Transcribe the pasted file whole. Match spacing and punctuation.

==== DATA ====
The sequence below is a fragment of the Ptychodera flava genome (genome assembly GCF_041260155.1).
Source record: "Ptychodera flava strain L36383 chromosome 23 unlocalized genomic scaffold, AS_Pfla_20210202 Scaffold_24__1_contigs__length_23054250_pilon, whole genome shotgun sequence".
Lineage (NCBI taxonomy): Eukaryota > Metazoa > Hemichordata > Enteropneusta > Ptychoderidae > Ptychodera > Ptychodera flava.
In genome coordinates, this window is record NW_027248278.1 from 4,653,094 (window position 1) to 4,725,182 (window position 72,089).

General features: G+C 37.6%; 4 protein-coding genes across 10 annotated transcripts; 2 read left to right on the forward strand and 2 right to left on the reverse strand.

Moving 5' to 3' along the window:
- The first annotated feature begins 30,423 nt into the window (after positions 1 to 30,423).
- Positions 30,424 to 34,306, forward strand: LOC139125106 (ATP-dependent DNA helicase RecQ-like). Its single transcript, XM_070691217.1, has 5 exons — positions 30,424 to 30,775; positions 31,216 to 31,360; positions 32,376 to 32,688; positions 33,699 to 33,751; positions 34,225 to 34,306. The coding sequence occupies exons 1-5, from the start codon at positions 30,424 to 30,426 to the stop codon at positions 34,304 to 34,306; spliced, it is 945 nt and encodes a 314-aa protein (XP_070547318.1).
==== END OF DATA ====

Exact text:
The sequence below is a fragment of the Ptychodera flava genome (genome assembly GCF_041260155.1).
Source record: "Ptychodera flava strain L36383 chromosome 23 unlocalized genomic scaffold, AS_Pfla_20210202 Scaffold_24__1_contigs__length_23054250_pilon, whole genome shotgun sequence".
Lineage (NCBI taxonomy): Eukaryota > Metazoa > Hemichordata > Enteropneusta > Ptychoderidae > Ptychodera > Ptychodera flava.
In genome coordinates, this window is record NW_027248278.1 from 4,653,094 (window position 1) to 4,725,182 (window position 72,089).

General features: G+C 37.6%; 4 protein-coding genes across 10 annotated transcripts; 2 read left to right on the forward strand and 2 right to left on the reverse strand.

Moving 5' to 3' along the window:
- The first annotated feature begins 30,423 nt into the window (after positions 1 to 30,423).
- Positions 30,424 to 34,306, forward strand: LOC139125106 (ATP-dependent DNA helicase RecQ-like). Its single transcript, XM_070691217.1, has 5 exons — positions 30,424 to 30,775; positions 31,216 to 31,360; positions 32,376 to 32,688; positions 33,699 to 33,751; positions 34,225 to 34,306. The coding sequence occupies exons 1-5, from the start codon at positions 30,424 to 30,426 to the stop codon at positions 34,304 to 34,306; spliced, it is 945 nt and encodes a 314-aa protein (XP_070547318.1).